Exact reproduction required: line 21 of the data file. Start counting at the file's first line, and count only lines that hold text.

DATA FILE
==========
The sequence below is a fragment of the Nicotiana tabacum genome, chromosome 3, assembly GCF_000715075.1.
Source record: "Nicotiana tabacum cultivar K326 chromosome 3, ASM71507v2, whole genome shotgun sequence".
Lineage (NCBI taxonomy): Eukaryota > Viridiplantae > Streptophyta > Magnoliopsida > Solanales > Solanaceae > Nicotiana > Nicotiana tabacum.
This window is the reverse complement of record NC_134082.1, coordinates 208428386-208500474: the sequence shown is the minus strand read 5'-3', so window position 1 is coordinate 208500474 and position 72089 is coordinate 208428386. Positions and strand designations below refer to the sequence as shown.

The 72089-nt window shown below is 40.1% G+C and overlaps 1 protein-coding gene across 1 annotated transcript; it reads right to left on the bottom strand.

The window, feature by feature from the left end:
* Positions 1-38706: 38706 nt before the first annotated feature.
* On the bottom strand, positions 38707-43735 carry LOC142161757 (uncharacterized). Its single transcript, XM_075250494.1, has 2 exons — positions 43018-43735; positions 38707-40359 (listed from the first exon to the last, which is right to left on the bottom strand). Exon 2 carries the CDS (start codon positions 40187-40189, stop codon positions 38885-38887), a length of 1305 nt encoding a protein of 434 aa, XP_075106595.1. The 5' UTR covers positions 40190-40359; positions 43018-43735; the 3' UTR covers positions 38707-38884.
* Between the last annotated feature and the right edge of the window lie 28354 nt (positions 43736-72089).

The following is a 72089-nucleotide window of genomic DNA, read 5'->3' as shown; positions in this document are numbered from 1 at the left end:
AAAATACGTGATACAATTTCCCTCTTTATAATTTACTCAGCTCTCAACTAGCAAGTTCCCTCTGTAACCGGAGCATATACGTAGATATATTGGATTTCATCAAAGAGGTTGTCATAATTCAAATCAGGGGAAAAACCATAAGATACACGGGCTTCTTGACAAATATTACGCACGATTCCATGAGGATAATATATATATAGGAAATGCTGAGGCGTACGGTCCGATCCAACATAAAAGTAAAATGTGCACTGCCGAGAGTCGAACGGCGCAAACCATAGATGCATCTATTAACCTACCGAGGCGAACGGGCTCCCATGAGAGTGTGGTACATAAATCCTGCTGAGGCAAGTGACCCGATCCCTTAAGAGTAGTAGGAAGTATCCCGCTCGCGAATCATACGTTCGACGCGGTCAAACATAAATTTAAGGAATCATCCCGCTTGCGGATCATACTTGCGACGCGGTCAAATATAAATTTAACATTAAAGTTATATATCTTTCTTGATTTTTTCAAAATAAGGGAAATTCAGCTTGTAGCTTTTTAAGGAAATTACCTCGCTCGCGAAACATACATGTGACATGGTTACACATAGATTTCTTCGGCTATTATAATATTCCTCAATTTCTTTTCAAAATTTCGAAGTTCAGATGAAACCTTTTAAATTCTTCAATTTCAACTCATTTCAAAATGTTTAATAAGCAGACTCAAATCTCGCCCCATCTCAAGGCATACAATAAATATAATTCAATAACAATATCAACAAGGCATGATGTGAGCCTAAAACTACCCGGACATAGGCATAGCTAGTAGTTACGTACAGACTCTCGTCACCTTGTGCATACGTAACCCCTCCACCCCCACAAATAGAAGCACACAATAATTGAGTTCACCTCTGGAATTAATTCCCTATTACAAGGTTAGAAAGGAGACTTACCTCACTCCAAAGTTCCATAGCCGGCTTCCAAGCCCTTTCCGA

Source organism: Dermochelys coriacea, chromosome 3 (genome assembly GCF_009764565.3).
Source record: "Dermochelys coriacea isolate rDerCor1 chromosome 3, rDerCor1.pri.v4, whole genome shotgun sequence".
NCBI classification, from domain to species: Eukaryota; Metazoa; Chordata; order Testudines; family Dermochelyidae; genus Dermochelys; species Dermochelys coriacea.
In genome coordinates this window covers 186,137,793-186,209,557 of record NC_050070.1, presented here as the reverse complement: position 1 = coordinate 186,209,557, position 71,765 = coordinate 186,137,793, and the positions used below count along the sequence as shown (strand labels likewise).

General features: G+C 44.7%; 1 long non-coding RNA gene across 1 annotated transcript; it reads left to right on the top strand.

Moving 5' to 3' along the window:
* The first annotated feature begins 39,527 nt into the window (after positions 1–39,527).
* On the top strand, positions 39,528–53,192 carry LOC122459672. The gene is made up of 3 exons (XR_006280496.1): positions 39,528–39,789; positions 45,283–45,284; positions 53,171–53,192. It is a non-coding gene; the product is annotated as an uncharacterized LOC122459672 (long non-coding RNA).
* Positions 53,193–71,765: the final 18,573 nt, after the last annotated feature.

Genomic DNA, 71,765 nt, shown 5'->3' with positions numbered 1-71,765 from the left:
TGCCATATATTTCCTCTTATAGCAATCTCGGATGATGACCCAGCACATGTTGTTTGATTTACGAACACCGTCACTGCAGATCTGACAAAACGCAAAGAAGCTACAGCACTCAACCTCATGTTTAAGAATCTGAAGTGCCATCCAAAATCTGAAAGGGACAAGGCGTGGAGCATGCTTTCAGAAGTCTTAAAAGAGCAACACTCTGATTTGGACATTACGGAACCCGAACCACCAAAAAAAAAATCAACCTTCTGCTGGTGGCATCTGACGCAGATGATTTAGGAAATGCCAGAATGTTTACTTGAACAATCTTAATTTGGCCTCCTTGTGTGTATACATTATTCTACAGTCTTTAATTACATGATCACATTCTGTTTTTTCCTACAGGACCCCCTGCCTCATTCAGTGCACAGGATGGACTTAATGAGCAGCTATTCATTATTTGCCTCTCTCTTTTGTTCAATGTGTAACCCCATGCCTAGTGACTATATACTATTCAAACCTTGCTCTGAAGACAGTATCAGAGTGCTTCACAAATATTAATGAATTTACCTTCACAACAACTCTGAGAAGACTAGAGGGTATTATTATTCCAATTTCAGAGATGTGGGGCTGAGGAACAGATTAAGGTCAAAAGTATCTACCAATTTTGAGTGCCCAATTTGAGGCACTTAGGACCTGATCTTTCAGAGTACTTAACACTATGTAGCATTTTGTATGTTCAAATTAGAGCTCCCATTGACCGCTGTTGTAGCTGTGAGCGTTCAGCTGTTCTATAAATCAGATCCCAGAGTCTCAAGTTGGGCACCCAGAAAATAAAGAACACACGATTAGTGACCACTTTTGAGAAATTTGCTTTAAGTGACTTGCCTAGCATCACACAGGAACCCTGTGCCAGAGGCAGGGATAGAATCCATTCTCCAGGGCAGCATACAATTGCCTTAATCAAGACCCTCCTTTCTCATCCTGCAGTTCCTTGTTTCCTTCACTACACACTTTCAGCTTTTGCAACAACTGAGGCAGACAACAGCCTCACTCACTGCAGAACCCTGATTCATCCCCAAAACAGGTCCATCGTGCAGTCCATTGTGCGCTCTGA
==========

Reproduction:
Genomic DNA, 71,765 nt, shown 5'->3' with positions numbered 1-71,765 from the left: